I love a good laugh, and these days we all need something to lighten things up a bit. Megan Chialastri is a comedian who has performed around the city at places like Punchline Philly, the Tax Free Comedy Festival, and Philly Improv Theater. Chialastri has served as a producer and host of the open mic night at Fergie’s Pub and is a producer and host of the Be There Fest, previously known as the Bechdel Test Fest. In addition to standup, Chialastri teaches improv when not sequestered indoors.
So, I’ve never heard your last name before. Do you know the origins?
I do! My last name is Italian. My family is from a little town outside of Rome called Cave. It’s spelled Cave, but they pronounce it Cah-ve.
The name Megan came as a switch-up. I was supposed to be named Lauren, but after I came out, my mother said, “That’s not a Lauren,” and they changed my name to Megan.
Tell me about the family? Big Italian family or small clan?
Last I checked it was a small family, but I’m not really in contact with them.
Tell me a little about yourself.
I grew up in New Jersey, right outside of Atlantic City, in a small town called Absecon. It’s a really rural community, and I grew up in a really religious household. We were super active in the Catholic church. It was a pretty standard upbringing.
Were you always a funny person?
I think so. I was named “Funniest in the Class” in my eighth-grade yearbook. I always liked making people laugh and being on stage and performing.
Were you a theater kid?
I thought so at the time, but now that I’m friends with people who are real theater people, I’m realizing that maybe I wasn’t as much of a theater person as I thought I was. I think I was involved as part of the stage crew, and I also did some directing when I was in high school more than I was actually performing. When you are in a small town, being involved in theater means being involved in musicals, and I don’t think anyone deserved to be forced to hear me sing. It would not have been pretty.
Did you go on to higher learning?
I did; I went to Temple University.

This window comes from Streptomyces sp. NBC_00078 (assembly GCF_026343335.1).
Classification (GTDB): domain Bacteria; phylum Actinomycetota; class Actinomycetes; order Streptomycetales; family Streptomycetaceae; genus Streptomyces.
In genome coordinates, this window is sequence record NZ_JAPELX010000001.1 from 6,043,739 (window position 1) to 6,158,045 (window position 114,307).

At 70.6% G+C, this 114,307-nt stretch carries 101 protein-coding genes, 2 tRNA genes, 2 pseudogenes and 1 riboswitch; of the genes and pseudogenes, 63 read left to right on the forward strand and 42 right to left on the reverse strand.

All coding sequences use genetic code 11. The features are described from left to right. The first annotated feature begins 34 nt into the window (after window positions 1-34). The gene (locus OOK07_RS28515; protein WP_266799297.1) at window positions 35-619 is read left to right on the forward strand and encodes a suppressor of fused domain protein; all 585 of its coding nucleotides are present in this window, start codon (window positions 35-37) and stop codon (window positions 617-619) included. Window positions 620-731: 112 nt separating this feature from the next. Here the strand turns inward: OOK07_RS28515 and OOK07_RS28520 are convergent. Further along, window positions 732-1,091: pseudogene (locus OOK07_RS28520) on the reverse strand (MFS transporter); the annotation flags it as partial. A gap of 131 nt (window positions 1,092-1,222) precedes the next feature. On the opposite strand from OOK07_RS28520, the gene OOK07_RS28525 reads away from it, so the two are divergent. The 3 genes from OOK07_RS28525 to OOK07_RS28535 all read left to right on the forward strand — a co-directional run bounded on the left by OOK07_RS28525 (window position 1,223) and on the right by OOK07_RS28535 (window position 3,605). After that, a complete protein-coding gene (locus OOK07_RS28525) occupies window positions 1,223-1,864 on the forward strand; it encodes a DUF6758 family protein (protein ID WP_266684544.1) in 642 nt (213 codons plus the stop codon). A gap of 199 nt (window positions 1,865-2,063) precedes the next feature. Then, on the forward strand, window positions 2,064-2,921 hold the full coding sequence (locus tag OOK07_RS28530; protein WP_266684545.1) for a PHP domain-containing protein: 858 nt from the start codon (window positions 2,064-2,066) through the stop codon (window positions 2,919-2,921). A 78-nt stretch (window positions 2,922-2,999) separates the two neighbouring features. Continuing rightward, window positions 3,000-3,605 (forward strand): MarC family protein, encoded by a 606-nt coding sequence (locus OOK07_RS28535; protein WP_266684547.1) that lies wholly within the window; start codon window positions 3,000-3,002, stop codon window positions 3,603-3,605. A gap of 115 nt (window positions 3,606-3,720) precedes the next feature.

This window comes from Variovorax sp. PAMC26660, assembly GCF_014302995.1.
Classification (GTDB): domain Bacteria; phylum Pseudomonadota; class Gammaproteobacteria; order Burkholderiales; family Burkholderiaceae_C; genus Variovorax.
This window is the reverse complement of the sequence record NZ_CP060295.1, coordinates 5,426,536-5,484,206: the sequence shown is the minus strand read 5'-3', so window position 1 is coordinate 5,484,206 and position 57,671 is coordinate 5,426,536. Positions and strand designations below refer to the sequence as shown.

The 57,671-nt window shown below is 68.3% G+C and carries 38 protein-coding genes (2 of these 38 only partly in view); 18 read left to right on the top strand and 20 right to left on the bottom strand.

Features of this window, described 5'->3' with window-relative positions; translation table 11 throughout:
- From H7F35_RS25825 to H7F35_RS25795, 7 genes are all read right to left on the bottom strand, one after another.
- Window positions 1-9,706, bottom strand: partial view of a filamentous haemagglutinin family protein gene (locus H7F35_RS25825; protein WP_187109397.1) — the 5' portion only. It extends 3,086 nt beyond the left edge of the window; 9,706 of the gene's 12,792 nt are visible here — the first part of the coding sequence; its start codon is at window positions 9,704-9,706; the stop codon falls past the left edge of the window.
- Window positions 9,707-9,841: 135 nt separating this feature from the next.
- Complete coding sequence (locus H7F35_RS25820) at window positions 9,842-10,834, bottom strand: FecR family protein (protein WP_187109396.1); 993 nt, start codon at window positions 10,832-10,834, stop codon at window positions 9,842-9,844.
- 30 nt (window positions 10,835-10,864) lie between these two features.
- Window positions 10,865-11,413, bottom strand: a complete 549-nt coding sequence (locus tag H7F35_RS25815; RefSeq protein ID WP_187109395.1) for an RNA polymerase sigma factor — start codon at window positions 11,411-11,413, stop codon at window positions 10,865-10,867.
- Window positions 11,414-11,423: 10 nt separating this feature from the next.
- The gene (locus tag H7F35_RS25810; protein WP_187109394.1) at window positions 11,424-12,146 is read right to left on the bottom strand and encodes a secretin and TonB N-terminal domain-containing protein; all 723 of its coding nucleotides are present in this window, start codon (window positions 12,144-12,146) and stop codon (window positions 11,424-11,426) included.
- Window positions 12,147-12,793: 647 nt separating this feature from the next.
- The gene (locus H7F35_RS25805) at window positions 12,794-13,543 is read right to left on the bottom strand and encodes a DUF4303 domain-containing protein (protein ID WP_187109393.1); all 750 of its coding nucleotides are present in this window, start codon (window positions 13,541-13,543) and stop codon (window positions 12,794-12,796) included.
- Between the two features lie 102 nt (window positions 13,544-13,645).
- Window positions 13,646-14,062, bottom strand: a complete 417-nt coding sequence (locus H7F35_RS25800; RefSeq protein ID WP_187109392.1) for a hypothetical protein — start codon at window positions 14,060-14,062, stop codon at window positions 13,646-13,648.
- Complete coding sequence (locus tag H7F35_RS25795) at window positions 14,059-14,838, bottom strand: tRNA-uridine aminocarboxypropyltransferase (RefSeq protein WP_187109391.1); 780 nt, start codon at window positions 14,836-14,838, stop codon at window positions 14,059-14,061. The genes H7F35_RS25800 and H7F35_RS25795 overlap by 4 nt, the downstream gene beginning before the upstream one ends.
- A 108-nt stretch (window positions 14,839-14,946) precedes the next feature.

What does one study to become a comedian?
[Laughing] Actually, my major was political science.
Well, politics are definitely a joke these days. What made you choose political science?
I was very involved with our Democratic student group in college. It was pretty much the first club I stumbled upon, and I got hooked. I started college in 2007, so I got caught up in the Obama fervor.
When did you start to switch from politics to performance?
I stopped working in politics in 2012. I’d done a lot of work with the Obama campaign and was getting really, really burned out. I decided the field wasn’t for me and started doing some office administrative type jobs. At the same time, for fun, I started taking improv classes.
And that’s all she wrote. What was the hardest thing to try to master when you started?
I think that the hardest part then and it still is, is that you know you want to be funny, but — especially with improv — the harder someone is trying to be funny, typically, the less funny you actually are! It’s a weird hurdle to get over.
Do you do mostly improv and/or have you done standup too?
I do mostly standup now. I started out doing improv and still teach it, but I mostly do stand up. I’ve always leaned more toward standup, even when I took my first improv class, I always knew I wanted it to lead to standup. I mostly did improv as a way of learning how to be more comfortable on stage.
What was your first professional standup gig?
It was at a show called “Broad Humor,” which was at Dirty Franks and… no, I’m lying, it was at a place called Ray’s Happy Birthday Bar in South Philly. They’ve recently moved the show to Dirty Franks on Pine Street. But Ray’s was the first standup gig I ever got booked for. The same booker hired me to headline the show at Dirty Franks in March, and it was the last show I did before the world shut down.